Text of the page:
Not that the relationship between Russians and Ukrainians was harmonious, of course. Who likes their evermore heroic “elder brother,” as Russians were positioned in the Soviet Union? On paper, national cultures were celebrated, as were national languages. But to achieve anything at the top level, in singing or mathematics or anything else, you had to go to a leading university in Moscow, speak Russian and, in general, be Russian enough. Public expressions of national feeling risked being branded nationalistic.

You also had to put up with commonplace Great Russian chauvinism, a term coined by Lenin to describe one of the unfortunate ways a historically oppressed people found self-affirmation. Most non-Russian nationalities found themselves the butt of jokes. (Ukrainians were portrayed as lard-obsessed nationalists, for example.) That bred resentment, particularly in areas that had been historically and culturally closer to Europe, like western Ukraine and the Baltic republics. I remember trying to get help after missing my train in Tallinn, Estonia, in the early 1990s and getting nowhere until I switched from Russian to English.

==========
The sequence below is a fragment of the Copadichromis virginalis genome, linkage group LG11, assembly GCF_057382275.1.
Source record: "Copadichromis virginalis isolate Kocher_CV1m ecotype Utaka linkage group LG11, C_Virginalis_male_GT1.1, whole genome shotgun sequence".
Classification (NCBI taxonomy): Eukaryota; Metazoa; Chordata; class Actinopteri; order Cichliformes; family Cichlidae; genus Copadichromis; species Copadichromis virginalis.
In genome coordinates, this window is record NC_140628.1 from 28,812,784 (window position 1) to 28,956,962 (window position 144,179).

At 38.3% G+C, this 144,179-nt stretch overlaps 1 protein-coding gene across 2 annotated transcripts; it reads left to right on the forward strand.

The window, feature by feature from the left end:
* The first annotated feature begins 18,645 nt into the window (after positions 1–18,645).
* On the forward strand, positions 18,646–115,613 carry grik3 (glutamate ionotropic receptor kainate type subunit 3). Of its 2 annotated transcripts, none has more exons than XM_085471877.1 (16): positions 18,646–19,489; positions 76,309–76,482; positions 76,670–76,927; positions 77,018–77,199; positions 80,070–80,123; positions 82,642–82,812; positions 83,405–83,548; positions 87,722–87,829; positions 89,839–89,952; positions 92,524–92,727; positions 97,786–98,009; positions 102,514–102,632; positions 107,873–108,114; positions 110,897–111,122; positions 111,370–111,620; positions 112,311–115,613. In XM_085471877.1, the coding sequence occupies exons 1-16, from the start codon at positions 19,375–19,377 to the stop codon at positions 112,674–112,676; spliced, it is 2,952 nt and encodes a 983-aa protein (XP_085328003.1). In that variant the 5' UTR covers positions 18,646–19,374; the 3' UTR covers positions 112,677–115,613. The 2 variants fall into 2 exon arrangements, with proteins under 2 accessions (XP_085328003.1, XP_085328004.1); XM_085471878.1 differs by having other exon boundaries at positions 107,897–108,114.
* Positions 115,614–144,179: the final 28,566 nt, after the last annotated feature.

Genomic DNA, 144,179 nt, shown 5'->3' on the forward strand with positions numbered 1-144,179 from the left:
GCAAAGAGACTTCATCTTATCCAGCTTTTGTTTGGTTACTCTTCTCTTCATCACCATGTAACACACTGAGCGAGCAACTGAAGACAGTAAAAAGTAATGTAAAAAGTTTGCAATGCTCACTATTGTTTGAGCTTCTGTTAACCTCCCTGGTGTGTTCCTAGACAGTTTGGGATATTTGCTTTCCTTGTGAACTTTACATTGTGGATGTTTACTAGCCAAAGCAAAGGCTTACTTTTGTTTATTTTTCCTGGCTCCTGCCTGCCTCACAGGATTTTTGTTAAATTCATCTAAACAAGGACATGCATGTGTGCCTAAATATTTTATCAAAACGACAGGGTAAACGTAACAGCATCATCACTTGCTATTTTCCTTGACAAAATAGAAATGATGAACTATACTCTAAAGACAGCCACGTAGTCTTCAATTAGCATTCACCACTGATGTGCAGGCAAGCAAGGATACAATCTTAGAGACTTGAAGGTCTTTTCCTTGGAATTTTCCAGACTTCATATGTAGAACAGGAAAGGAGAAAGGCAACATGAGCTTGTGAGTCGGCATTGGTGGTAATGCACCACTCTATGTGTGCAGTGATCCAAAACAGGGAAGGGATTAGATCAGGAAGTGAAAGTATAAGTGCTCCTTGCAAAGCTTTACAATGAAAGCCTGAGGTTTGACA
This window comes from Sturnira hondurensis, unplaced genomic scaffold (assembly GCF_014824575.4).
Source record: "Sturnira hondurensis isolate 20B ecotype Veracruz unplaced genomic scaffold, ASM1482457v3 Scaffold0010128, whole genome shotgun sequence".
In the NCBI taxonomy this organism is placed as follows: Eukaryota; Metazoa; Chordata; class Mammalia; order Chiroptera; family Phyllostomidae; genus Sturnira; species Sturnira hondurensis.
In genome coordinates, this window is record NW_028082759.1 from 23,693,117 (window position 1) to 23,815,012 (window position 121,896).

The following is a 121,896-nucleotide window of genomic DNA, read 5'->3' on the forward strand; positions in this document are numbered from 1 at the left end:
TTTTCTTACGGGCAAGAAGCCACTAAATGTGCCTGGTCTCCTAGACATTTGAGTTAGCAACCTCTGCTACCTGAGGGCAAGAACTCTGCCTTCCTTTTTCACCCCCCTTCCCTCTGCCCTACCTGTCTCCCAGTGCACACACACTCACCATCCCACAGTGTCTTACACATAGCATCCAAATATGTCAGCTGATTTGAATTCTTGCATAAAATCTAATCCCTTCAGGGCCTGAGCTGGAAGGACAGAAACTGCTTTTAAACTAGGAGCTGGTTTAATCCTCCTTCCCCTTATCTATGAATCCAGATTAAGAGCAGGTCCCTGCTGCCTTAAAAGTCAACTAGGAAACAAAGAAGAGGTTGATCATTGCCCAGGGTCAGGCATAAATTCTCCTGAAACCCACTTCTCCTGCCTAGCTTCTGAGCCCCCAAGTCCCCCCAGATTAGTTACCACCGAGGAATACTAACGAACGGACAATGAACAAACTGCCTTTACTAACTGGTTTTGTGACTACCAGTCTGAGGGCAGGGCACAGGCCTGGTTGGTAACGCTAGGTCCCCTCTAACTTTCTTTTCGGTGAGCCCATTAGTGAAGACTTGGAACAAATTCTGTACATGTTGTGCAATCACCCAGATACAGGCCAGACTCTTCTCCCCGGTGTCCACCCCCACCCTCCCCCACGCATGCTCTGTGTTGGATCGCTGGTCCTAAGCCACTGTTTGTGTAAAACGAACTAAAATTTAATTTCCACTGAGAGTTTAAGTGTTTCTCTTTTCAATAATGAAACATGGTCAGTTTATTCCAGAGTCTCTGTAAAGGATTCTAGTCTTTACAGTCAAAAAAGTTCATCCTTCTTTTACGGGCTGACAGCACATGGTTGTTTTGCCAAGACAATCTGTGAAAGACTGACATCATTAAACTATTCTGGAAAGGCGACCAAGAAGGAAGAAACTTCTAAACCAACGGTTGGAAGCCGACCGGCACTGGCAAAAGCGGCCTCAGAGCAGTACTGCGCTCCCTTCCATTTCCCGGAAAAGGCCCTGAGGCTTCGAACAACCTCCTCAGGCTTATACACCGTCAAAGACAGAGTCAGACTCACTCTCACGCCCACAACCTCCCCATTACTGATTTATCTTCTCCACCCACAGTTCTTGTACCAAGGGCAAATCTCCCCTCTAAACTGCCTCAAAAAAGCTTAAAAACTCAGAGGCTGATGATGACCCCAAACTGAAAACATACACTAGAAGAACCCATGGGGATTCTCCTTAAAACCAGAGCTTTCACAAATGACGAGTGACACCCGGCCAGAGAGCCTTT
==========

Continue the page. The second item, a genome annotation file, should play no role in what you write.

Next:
That resentment faded once the grounds for it were removed. In the late 1990s and early 2000s, Russia and Ukraine, two sovereign states, watched each other from a distance, busy building their future. Awash with oil money, Russia did indisputably better economically; plenty of Ukrainians went to look for work in Moscow. Yet it also grew more authoritarian and isolationist, while Ukraine, for all its difficulties, seemed to be committed to a pro-Western, democratic path. When, in 2013 and 2014, Ukrainians rallied against a president who opposed integration with the European Union, I rooted for them from afar.